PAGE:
Lab 5: Introduction to Uno32 and MIPS Solution




Lab Objectives:


With our time spent in the LC-3, it is time to move on to real hardware, and an assembly language that is used today. This lab will introduce you to the basics of MIPS and running code on an embedded processor. We will do so by writing code, in MIPS assembly, that will light LED’s based off button presses and bounce LED’s back and forth.


Part 1:


Please refer to the getting started guide on how to set up the starter file. Once the hello world message has been started you can continue to work on the rest of the lab. The first part of the lab will involve working out what buttons connect to what pins. Refer to both the uC32/uno32 manual and the IO Shield manual to build your mapping. Once you have your mapping you should be able read the status of the switches along with set the values of the LEDs. Remember that you will need to use the TRIS register to do so.


Once you are comfortable reading buttons and turning on LED’s program a continuous loop that does the following:

  • Read the value of each of the 4 switches (SW1 – SW4) and turn on LD1-LD3 if the corresponding switch is “on”.


  • Read the state of the 4 buttons (BTN1 – BTN3) and turn on LD4-LD8 if the corresponding button is being pressed. Unlike the switches, the buttons are “momentary”, meaning they are have to be held down to be active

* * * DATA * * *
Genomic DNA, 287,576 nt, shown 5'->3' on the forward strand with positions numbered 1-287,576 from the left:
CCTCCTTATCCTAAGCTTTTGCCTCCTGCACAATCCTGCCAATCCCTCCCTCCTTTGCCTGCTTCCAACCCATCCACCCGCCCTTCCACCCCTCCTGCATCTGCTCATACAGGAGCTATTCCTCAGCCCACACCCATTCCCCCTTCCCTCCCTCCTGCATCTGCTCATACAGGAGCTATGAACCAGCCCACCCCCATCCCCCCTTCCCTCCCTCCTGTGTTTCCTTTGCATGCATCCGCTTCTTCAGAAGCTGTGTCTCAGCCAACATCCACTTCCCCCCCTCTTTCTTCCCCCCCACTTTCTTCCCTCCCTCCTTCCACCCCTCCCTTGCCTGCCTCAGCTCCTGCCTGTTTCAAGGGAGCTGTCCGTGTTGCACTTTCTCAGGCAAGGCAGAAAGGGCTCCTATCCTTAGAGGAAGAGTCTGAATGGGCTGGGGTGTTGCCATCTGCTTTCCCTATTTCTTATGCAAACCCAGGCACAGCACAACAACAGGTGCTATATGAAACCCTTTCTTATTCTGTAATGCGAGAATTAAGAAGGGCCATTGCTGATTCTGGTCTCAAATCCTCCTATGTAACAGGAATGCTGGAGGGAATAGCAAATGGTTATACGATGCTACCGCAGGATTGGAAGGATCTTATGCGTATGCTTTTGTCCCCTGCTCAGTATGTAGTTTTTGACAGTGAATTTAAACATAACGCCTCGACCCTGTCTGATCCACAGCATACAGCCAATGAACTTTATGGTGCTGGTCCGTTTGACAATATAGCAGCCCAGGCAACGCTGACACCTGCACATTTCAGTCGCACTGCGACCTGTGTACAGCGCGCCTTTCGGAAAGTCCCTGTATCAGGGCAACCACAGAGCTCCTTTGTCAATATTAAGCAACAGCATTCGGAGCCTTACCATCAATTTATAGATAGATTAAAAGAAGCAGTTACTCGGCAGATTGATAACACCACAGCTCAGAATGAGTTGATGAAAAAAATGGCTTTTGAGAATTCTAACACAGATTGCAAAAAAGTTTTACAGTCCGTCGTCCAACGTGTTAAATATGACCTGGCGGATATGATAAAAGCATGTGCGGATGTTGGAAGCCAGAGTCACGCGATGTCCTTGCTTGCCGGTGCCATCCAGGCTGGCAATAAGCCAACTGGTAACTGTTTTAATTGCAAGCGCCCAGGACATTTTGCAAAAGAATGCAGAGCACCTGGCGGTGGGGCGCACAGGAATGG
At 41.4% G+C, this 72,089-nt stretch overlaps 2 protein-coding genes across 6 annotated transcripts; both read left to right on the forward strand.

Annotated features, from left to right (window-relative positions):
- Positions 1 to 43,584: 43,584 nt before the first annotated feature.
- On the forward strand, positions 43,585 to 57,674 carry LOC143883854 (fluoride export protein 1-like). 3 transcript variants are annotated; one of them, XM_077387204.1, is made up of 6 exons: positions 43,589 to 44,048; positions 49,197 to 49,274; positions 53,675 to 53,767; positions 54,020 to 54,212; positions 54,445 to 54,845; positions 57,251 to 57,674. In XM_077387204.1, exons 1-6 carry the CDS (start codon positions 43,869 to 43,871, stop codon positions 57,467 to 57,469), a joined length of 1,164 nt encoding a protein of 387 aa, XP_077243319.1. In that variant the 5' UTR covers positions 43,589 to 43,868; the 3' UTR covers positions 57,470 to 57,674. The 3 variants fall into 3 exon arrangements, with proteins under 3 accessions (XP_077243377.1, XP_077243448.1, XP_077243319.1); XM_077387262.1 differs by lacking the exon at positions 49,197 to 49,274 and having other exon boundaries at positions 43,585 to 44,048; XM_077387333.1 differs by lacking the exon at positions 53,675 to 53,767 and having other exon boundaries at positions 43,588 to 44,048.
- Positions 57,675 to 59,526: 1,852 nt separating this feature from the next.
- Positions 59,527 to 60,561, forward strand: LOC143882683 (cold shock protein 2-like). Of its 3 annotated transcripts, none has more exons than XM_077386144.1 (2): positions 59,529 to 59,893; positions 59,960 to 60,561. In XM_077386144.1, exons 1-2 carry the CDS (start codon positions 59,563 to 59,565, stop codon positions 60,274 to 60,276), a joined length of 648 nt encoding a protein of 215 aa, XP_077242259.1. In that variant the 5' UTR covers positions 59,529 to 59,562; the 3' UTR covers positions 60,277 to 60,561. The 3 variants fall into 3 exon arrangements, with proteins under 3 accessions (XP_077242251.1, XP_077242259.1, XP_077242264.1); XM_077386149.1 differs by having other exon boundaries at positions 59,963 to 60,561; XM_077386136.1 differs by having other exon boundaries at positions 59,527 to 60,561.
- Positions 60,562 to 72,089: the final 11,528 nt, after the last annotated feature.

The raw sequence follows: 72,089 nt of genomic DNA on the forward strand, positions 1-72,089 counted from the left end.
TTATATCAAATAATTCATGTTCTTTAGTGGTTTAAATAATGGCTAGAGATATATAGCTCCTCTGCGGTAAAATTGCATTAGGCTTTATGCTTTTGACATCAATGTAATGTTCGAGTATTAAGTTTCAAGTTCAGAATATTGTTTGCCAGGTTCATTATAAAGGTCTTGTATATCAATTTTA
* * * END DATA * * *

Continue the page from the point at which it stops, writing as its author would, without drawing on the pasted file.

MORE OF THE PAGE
Part 2:


In this part you will be working with the delays (software and hardware based) of the Uno32 to come up with 16-levels of delay for the cycling through the LEDs. Start by making a function called mydelay which uses a software loop to “waste” time. Send in an argument in $a0 register which will be a multiple of the base delay. Basically make a for-loop in your mydelay which repeats $a0 times. Print out a greeting message.


Use this delay function to do the following:


  • Read in the value of the 4 switches (0-15 to match to 1-16 multiplier)


  • Turn on LED1. Wait for a 1-16x multiple of the mydelay, so a lower setting on the switches will result in a faster turning off. After the delay turn the LED1 off.


  • Turn on LED2. Repeat.


  • Got through all the LEDs.


  • When you have reached the last LED’s, reverse directions and continue the process.


  • Continue to bounce the LED back and forth forever.


We are writing code to make delays. There is hardware on board that can do this delay for us but we won’t be using it for this class. While waiting like this could be bad in some situations, many simple situations this makes a lot of sense.


Lab Requirements


You must do the following for this lab:


  • Determine the mapping between the LED’s and the PIC32 pins.


  • Demonstrate the ability to turn on and off LED’s using the hardware switches and buttons.


  • Walk an LED pattern using software delays.





Files to Submit on Canvas


  • asm


  • asm


  • txt





You should demonstrate your lab to the TA/Tutor when finished to get it checked off.



Point Breakdown


  • 5 pts: Correctly reads in the 4 switches


  • 5 pts: Correctly displays the 4 switches to the LEDs


  • 5 pts: Correctly reads in the 4 buttons


  • 5 pts: Correctly displays the 4 buttons state to the LEDs
  • 4 pts: Reads in the 4 switches and puts the number 1-16 into $a0


  • 10 pts: Has a mydelay procedure which takes $a0 as an argument and delays for some based period * $a0


  • 4 pts: uses the mydelay procedure to control the turning on and off an LED


  • 10 pts: Does a standard pattern of turning on and off an LED and moving to the next LED based upon the switches settings


  • 2 pts: Have required comments in the code (block personal info, line comments, register usage)


  • 10 pts: Lab Report

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